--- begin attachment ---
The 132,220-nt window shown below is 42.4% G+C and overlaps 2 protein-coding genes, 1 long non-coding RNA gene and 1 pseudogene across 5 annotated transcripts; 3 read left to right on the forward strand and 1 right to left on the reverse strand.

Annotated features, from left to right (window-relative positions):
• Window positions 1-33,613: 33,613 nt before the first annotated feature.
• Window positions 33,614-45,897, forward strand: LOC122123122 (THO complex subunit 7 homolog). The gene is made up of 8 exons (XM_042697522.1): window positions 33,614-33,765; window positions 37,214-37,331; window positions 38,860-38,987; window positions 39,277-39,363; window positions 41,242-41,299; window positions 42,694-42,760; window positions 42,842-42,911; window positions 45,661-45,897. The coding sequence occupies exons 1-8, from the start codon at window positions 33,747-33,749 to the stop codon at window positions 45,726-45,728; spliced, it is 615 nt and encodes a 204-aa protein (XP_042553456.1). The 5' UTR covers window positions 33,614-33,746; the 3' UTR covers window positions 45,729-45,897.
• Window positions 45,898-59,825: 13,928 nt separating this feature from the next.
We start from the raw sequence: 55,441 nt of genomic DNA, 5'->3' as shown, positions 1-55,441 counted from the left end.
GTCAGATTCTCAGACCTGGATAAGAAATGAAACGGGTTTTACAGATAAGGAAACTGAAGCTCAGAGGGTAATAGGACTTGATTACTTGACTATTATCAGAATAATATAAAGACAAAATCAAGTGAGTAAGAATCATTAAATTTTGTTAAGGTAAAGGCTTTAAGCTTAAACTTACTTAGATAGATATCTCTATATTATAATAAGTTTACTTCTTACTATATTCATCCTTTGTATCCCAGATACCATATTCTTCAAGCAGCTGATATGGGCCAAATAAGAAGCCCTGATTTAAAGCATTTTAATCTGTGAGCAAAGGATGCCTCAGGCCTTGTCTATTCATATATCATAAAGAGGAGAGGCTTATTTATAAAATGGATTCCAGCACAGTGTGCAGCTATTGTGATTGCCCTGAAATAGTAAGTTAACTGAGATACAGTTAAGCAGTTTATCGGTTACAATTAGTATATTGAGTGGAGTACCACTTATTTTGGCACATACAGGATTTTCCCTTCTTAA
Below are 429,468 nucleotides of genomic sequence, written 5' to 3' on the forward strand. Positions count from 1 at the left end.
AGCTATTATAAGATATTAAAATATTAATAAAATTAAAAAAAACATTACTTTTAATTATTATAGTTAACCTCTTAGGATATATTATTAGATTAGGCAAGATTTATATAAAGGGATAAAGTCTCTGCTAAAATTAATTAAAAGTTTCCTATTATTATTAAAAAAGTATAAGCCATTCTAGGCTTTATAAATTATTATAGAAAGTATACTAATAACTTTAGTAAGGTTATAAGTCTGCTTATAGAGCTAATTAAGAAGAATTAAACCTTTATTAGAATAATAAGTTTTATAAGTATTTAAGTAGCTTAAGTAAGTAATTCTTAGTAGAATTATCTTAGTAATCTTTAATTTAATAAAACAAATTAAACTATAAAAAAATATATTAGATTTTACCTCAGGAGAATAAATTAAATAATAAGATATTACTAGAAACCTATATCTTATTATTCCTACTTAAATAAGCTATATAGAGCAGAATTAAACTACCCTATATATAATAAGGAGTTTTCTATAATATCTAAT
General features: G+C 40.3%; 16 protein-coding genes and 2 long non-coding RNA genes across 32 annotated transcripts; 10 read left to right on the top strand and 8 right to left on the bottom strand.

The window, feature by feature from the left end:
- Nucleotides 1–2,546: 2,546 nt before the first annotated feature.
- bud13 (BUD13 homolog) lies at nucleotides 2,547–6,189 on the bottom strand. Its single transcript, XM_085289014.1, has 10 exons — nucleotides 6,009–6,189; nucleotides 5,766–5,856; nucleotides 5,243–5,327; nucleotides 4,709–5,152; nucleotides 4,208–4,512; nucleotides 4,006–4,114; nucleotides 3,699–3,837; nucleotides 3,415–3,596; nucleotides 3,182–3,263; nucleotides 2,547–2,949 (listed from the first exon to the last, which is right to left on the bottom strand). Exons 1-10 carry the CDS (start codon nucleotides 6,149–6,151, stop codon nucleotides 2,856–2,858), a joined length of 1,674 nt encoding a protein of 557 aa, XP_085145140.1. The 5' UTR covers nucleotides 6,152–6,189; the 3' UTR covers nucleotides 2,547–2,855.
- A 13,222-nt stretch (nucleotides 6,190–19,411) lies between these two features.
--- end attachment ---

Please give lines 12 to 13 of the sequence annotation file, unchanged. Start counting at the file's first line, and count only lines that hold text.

- Nucleotides 1–2,546: 2,546 nt before the first annotated feature.
- bud13 (BUD13 homolog) lies at nucleotides 2,547–6,189 on the bottom strand. Its single transcript, XM_085289014.1, has 10 exons — nucleotides 6,009–6,189; nucleotides 5,766–5,856; nucleotides 5,243–5,327; nucleotides 4,709–5,152; nucleotides 4,208–4,512; nucleotides 4,006–4,114; nucleotides 3,699–3,837; nucleotides 3,415–3,596; nucleotides 3,182–3,263; nucleotides 2,547–2,949 (listed from the first exon to the last, which is right to left on the bottom strand). Exons 1-10 carry the CDS (start codon nucleotides 6,149–6,151, stop codon nucleotides 2,856–2,858), a joined length of 1,674 nt encoding a protein of 557 aa, XP_085145140.1. The 5' UTR covers nucleotides 6,152–6,189; the 3' UTR covers nucleotides 2,547–2,855.